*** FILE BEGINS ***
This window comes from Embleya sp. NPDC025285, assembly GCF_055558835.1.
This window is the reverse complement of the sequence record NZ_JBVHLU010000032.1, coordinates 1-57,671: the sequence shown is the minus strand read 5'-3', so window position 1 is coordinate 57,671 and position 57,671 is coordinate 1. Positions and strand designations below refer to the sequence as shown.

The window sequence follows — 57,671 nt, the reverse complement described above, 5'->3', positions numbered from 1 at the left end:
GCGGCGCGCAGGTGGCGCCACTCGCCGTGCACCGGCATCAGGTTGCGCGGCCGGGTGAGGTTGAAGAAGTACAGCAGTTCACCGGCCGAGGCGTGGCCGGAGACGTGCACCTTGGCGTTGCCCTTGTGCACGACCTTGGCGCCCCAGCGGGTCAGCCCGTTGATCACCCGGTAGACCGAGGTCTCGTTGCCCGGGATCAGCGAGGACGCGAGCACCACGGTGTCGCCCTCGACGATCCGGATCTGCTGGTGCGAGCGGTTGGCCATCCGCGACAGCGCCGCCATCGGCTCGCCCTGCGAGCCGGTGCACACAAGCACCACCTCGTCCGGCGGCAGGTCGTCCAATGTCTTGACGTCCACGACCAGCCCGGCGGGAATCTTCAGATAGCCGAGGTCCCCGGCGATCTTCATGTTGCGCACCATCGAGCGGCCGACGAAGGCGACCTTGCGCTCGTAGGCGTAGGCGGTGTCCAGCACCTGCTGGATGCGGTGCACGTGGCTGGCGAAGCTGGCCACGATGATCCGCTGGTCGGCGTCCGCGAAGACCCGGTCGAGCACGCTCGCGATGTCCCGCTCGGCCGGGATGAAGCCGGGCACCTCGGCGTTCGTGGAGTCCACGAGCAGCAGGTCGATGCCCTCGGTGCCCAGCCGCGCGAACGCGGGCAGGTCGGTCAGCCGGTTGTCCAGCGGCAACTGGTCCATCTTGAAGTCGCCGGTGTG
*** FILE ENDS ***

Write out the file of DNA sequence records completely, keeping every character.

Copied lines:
This window comes from Embleya sp. NPDC025285, assembly GCF_055558835.1.
This window is the reverse complement of the sequence record NZ_JBVHLU010000032.1, coordinates 1-57,671: the sequence shown is the minus strand read 5'-3', so window position 1 is coordinate 57,671 and position 57,671 is coordinate 1. Positions and strand designations below refer to the sequence as shown.

The window sequence follows — 57,671 nt, the reverse complement described above, 5'->3', positions numbered from 1 at the left end:
GCGGCGCGCAGGTGGCGCCACTCGCCGTGCACCGGCATCAGGTTGCGCGGCCGGGTGAGGTTGAAGAAGTACAGCAGTTCACCGGCCGAGGCGTGGCCGGAGACGTGCACCTTGGCGTTGCCCTTGTGCACGACCTTGGCGCCCCAGCGGGTCAGCCCGTTGATCACCCGGTAGACCGAGGTCTCGTTGCCCGGGATCAGCGAGGACGCGAGCACCACGGTGTCGCCCTCGACGATCCGGATCTGCTGGTGCGAGCGGTTGGCCATCCGCGACAGCGCCGCCATCGGCTCGCCCTGCGAGCCGGTGCACACAAGCACCACCTCGTCCGGCGGCAGGTCGTCCAATGTCTTGACGTCCACGACCAGCCCGGCGGGAATCTTCAGATAGCCGAGGTCCCCGGCGATCTTCATGTTGCGCACCATCGAGCGGCCGACGAAGGCGACCTTGCGCTCGTAGGCGTAGGCGGTGTCCAGCACCTGCTGGATGCGGTGCACGTGGCTGGCGAAGCTGGCCACGATGATCCGCTGGTCGGCGTCCGCGAAGACCCGGTCGAGCACGCTCGCGATGTCCCGCTCGGCCGGGATGAAGCCGGGCACCTCGGCGTTCGTGGAGTCCACGAGCAGCAGGTCGATGCCCTCGGTGCCCAGCCGCGCGAACGCGGGCAGGTCGGTCAGCCGGTTGTCCAGCGGCAACTGGTCCATCTTGAAGTCGCCGGTGTG